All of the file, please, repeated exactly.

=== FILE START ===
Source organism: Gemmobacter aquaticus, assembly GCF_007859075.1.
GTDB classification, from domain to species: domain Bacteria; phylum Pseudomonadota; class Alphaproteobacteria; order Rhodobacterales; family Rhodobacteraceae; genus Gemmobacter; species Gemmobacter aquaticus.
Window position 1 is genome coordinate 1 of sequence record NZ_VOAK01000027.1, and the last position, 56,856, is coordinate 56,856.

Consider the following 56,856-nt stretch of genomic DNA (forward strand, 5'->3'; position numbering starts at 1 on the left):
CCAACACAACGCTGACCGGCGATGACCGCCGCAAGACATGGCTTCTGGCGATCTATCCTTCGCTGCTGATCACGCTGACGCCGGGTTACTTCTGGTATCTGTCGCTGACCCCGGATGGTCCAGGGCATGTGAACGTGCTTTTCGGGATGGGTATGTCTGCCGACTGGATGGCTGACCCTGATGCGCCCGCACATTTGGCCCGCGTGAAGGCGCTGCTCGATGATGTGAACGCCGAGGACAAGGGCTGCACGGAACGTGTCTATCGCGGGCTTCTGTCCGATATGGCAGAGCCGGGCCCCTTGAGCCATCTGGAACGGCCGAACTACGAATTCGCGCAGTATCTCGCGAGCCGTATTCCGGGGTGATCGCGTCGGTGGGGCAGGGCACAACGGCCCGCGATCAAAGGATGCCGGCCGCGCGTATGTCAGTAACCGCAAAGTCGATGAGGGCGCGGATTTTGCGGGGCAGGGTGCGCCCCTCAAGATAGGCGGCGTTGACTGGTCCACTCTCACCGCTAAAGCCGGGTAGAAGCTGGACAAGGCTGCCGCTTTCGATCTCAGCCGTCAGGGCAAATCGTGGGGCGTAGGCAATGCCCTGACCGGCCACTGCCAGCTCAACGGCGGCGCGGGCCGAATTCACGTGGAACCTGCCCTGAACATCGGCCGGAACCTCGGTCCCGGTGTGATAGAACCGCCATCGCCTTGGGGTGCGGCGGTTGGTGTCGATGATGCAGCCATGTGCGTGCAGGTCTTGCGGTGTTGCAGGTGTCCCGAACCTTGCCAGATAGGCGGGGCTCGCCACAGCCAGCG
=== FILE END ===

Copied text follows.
Source organism: Gemmobacter aquaticus, assembly GCF_007859075.1.
GTDB classification, from domain to species: domain Bacteria; phylum Pseudomonadota; class Alphaproteobacteria; order Rhodobacterales; family Rhodobacteraceae; genus Gemmobacter; species Gemmobacter aquaticus.
Window position 1 is genome coordinate 1 of sequence record NZ_VOAK01000027.1, and the last position, 56,856, is coordinate 56,856.

Consider the following 56,856-nt stretch of genomic DNA (forward strand, 5'->3'; position numbering starts at 1 on the left):
CCAACACAACGCTGACCGGCGATGACCGCCGCAAGACATGGCTTCTGGCGATCTATCCTTCGCTGCTGATCACGCTGACGCCGGGTTACTTCTGGTATCTGTCGCTGACCCCGGATGGTCCAGGGCATGTGAACGTGCTTTTCGGGATGGGTATGTCTGCCGACTGGATGGCTGACCCTGATGCGCCCGCACATTTGGCCCGCGTGAAGGCGCTGCTCGATGATGTGAACGCCGAGGACAAGGGCTGCACGGAACGTGTCTATCGCGGGCTTCTGTCCGATATGGCAGAGCCGGGCCCCTTGAGCCATCTGGAACGGCCGAACTACGAATTCGCGCAGTATCTCGCGAGCCGTATTCCGGGGTGATCGCGTCGGTGGGGCAGGGCACAACGGCCCGCGATCAAAGGATGCCGGCCGCGCGTATGTCAGTAACCGCAAAGTCGATGAGGGCGCGGATTTTGCGGGGCAGGGTGCGCCCCTCAAGATAGGCGGCGTTGACTGGTCCACTCTCACCGCTAAAGCCGGGTAGAAGCTGGACAAGGCTGCCGCTTTCGATCTCAGCCGTCAGGGCAAATCGTGGGGCGTAGGCAATGCCCTGACCGGCCACTGCCAGCTCAACGGCGGCGCGGGCCGAATTCACGTGGAACCTGCCCTGAACATCGGCCGGAACCTCGGTCCCGGTGTGATAGAACCGCCATCGCCTTGGGGTGCGGCGGTTGGTGTCGATGATGCAGCCATGTGCGTGCAGGTCTTGCGGTGTTGCAGGTGTCCCGAACCTTGCCAGATAGGCGGGGCTCGCCACAGCCAGCG